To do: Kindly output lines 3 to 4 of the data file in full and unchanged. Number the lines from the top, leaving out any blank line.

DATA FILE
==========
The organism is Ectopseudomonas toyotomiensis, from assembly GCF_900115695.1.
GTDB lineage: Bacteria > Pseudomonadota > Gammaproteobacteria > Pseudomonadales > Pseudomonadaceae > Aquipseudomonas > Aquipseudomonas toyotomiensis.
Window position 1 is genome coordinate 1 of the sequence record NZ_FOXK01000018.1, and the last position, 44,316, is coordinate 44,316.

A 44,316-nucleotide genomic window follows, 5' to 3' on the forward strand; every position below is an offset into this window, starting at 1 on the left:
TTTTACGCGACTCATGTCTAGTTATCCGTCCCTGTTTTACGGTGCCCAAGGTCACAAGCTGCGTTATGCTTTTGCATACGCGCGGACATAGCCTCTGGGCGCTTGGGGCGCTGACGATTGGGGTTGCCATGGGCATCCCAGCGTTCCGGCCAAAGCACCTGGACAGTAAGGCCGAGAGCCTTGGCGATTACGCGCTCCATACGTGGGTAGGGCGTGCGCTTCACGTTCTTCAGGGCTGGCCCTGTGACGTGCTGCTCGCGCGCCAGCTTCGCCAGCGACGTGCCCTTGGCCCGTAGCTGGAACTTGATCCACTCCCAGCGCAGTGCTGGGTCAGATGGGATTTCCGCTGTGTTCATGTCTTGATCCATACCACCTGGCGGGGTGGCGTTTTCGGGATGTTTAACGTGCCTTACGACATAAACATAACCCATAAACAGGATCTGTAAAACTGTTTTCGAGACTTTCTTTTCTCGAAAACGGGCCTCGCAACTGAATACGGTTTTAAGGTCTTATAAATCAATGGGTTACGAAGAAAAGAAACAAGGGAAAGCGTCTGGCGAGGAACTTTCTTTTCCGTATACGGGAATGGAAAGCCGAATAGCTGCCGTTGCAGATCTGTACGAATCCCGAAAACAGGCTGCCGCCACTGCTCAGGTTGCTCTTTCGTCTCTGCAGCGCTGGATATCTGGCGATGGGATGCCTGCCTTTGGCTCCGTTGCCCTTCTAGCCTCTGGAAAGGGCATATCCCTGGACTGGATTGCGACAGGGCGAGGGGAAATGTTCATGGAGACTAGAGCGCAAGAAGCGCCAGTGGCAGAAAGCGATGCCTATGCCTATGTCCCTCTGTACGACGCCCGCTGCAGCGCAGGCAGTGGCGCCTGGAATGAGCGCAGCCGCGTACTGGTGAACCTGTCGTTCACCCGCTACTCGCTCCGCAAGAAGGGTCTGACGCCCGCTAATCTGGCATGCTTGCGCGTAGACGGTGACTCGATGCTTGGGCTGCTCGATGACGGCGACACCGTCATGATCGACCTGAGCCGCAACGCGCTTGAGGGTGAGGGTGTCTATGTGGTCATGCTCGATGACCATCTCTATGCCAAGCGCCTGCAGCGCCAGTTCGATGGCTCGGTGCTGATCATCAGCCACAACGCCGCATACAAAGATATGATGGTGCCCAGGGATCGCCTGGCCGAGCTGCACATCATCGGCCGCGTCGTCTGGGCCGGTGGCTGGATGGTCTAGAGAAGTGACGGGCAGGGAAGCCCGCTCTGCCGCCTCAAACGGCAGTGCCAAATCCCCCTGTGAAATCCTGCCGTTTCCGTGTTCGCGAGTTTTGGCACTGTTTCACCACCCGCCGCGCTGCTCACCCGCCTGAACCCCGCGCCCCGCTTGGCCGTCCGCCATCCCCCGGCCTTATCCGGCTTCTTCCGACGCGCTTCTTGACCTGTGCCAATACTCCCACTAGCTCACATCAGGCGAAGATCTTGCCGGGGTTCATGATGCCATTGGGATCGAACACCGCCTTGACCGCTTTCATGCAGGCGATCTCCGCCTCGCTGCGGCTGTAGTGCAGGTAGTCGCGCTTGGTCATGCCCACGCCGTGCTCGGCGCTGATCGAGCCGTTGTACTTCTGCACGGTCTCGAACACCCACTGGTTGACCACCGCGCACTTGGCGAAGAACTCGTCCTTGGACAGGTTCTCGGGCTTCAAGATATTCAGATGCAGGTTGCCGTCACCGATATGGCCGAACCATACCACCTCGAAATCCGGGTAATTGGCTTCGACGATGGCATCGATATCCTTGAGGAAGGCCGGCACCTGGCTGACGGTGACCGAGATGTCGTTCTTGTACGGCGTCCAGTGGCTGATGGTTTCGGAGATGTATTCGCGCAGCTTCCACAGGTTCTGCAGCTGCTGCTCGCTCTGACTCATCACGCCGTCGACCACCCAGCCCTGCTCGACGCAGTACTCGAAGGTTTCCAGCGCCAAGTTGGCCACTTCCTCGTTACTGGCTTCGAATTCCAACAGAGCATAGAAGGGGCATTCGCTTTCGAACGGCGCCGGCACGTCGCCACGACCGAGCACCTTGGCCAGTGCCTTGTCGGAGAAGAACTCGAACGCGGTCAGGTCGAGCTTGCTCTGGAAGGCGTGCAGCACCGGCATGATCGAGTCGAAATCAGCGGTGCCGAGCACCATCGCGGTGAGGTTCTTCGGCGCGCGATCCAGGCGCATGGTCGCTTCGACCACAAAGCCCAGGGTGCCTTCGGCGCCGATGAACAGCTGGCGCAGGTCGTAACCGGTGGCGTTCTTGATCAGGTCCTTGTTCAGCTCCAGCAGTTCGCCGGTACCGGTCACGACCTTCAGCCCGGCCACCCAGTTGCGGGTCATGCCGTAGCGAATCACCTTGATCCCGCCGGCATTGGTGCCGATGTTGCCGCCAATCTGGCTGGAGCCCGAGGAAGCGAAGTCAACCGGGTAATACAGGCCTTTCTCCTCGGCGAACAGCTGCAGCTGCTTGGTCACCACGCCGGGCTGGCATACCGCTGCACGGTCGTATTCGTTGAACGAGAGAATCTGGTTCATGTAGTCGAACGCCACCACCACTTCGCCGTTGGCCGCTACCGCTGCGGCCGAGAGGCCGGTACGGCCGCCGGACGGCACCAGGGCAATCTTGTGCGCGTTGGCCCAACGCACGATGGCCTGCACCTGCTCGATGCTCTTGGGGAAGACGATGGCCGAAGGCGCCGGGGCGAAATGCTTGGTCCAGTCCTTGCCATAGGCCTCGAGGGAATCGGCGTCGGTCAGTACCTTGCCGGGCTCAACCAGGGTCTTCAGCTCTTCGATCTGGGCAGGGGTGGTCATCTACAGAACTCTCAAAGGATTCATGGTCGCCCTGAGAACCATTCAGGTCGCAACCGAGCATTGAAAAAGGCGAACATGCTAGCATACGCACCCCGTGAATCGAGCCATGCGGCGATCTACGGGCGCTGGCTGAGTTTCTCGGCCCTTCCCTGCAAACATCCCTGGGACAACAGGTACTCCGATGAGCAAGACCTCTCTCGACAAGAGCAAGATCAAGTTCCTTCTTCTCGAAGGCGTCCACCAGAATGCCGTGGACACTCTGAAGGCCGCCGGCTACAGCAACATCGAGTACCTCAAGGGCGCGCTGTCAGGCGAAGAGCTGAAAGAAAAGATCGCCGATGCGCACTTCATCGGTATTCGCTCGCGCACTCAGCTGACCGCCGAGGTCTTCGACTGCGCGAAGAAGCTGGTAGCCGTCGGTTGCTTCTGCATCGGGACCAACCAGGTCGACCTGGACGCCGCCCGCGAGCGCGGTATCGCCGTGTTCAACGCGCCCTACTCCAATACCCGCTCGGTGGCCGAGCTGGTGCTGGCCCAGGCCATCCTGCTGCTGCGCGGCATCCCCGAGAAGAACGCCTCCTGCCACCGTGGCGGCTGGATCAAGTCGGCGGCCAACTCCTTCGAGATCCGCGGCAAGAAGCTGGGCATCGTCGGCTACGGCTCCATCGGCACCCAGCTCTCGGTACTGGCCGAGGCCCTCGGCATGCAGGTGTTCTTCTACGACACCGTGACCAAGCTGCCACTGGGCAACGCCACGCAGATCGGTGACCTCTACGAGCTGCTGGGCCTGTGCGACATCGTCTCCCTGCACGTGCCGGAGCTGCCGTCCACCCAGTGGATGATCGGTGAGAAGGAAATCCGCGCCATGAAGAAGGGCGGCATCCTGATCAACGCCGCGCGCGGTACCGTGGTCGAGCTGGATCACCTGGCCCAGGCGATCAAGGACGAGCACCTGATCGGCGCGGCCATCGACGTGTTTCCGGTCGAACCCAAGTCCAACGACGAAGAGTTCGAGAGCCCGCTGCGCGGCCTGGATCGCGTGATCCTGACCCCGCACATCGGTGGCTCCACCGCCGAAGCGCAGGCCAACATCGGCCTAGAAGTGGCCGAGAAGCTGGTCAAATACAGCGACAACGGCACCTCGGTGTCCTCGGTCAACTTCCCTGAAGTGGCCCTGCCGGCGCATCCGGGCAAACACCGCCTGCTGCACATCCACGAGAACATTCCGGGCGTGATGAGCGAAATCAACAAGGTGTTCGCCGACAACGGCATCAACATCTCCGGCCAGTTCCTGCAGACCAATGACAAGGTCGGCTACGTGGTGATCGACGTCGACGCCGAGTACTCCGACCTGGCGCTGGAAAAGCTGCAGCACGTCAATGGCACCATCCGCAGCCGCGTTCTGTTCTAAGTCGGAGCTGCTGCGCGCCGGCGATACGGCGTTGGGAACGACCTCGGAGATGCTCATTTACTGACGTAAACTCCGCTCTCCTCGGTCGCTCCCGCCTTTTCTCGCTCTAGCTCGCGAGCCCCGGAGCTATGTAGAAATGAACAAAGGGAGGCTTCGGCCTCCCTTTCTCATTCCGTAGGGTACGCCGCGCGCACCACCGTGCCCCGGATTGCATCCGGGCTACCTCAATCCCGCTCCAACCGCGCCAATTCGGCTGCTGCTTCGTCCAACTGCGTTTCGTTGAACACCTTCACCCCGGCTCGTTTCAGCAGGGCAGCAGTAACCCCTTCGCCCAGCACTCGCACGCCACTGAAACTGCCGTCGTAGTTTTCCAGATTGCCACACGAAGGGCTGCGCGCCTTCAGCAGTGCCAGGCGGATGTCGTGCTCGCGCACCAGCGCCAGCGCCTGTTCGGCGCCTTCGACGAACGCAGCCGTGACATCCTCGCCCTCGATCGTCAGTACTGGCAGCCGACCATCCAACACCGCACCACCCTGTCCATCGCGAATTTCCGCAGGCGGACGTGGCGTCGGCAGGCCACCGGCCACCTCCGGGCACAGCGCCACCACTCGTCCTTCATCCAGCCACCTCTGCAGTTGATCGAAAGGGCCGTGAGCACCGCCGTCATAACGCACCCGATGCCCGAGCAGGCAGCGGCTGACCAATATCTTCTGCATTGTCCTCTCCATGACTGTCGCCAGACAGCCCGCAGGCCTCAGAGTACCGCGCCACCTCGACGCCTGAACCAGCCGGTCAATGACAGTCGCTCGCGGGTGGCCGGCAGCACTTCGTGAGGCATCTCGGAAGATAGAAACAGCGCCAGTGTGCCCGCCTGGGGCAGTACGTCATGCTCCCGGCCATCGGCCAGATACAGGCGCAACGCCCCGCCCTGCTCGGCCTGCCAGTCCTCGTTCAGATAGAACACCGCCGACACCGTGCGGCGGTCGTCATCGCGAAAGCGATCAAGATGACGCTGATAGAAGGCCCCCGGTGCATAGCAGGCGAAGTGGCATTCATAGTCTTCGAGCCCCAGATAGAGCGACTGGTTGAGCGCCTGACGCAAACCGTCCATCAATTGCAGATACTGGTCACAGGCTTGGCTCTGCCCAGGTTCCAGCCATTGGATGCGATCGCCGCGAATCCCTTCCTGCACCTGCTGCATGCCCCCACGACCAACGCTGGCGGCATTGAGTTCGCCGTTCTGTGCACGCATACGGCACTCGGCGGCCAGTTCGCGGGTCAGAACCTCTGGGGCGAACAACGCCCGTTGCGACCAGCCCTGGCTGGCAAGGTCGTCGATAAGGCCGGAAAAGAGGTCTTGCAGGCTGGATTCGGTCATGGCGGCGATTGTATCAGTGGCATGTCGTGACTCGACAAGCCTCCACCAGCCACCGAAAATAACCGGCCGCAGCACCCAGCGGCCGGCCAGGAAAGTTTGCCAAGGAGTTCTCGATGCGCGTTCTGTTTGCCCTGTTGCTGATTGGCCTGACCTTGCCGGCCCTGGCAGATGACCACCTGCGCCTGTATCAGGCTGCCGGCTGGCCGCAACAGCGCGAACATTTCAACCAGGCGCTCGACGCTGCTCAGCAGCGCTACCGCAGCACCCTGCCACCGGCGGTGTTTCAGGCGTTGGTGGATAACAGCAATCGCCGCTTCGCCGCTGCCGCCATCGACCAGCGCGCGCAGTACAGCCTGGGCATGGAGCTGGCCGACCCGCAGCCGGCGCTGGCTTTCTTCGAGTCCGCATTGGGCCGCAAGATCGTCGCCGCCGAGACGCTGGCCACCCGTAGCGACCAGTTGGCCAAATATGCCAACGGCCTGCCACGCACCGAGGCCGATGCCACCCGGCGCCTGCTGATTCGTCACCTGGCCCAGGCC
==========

Window position 1 is genome coordinate 1 of the sequence record NZ_FOXK01000018.1, and the last position, 44,316, is coordinate 44,316.

A 44,316-nucleotide genomic window follows, 5' to 3' on the forward strand; every position below is an offset into this window, starting at 1 on the left: